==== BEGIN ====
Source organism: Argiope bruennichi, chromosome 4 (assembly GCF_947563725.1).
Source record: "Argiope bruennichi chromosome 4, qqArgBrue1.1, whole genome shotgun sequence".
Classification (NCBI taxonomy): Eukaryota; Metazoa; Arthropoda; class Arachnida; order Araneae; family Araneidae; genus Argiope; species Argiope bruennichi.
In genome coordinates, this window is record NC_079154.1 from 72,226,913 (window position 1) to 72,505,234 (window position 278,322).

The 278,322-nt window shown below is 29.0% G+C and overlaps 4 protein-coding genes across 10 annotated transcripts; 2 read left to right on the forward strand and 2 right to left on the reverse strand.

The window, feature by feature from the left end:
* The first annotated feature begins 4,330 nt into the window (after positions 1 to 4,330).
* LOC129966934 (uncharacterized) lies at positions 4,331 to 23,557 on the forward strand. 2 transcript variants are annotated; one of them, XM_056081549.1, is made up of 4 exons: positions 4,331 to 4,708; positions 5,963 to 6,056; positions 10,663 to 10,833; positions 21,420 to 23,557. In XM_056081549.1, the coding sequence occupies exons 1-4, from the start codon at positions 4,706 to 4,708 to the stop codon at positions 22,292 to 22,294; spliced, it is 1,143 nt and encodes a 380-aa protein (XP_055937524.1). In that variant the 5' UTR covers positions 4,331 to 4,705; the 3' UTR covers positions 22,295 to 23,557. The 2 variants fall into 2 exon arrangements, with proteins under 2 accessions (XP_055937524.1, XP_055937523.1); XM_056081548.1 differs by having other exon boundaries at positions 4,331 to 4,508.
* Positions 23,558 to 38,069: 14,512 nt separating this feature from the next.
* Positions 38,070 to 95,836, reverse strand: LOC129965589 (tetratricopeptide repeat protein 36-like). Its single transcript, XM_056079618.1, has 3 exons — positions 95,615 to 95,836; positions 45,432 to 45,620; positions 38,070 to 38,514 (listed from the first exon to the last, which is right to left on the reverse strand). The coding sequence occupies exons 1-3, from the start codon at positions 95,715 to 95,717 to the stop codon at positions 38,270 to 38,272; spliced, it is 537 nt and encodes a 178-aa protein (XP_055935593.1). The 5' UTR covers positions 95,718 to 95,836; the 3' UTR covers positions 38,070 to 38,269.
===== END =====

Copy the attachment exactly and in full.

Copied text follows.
Source organism: Argiope bruennichi, chromosome 4 (assembly GCF_947563725.1).
Source record: "Argiope bruennichi chromosome 4, qqArgBrue1.1, whole genome shotgun sequence".
Classification (NCBI taxonomy): Eukaryota; Metazoa; Arthropoda; class Arachnida; order Araneae; family Araneidae; genus Argiope; species Argiope bruennichi.
In genome coordinates, this window is record NC_079154.1 from 72,226,913 (window position 1) to 72,505,234 (window position 278,322).

The 278,322-nt window shown below is 29.0% G+C and overlaps 4 protein-coding genes across 10 annotated transcripts; 2 read left to right on the forward strand and 2 right to left on the reverse strand.

The window, feature by feature from the left end:
* The first annotated feature begins 4,330 nt into the window (after positions 1 to 4,330).
* LOC129966934 (uncharacterized) lies at positions 4,331 to 23,557 on the forward strand. 2 transcript variants are annotated; one of them, XM_056081549.1, is made up of 4 exons: positions 4,331 to 4,708; positions 5,963 to 6,056; positions 10,663 to 10,833; positions 21,420 to 23,557. In XM_056081549.1, the coding sequence occupies exons 1-4, from the start codon at positions 4,706 to 4,708 to the stop codon at positions 22,292 to 22,294; spliced, it is 1,143 nt and encodes a 380-aa protein (XP_055937524.1). In that variant the 5' UTR covers positions 4,331 to 4,705; the 3' UTR covers positions 22,295 to 23,557. The 2 variants fall into 2 exon arrangements, with proteins under 2 accessions (XP_055937524.1, XP_055937523.1); XM_056081548.1 differs by having other exon boundaries at positions 4,331 to 4,508.
* Positions 23,558 to 38,069: 14,512 nt separating this feature from the next.
* Positions 38,070 to 95,836, reverse strand: LOC129965589 (tetratricopeptide repeat protein 36-like). Its single transcript, XM_056079618.1, has 3 exons — positions 95,615 to 95,836; positions 45,432 to 45,620; positions 38,070 to 38,514 (listed from the first exon to the last, which is right to left on the reverse strand). The coding sequence occupies exons 1-3, from the start codon at positions 95,715 to 95,717 to the stop codon at positions 38,270 to 38,272; spliced, it is 537 nt and encodes a 178-aa protein (XP_055935593.1). The 5' UTR covers positions 95,718 to 95,836; the 3' UTR covers positions 38,070 to 38,269.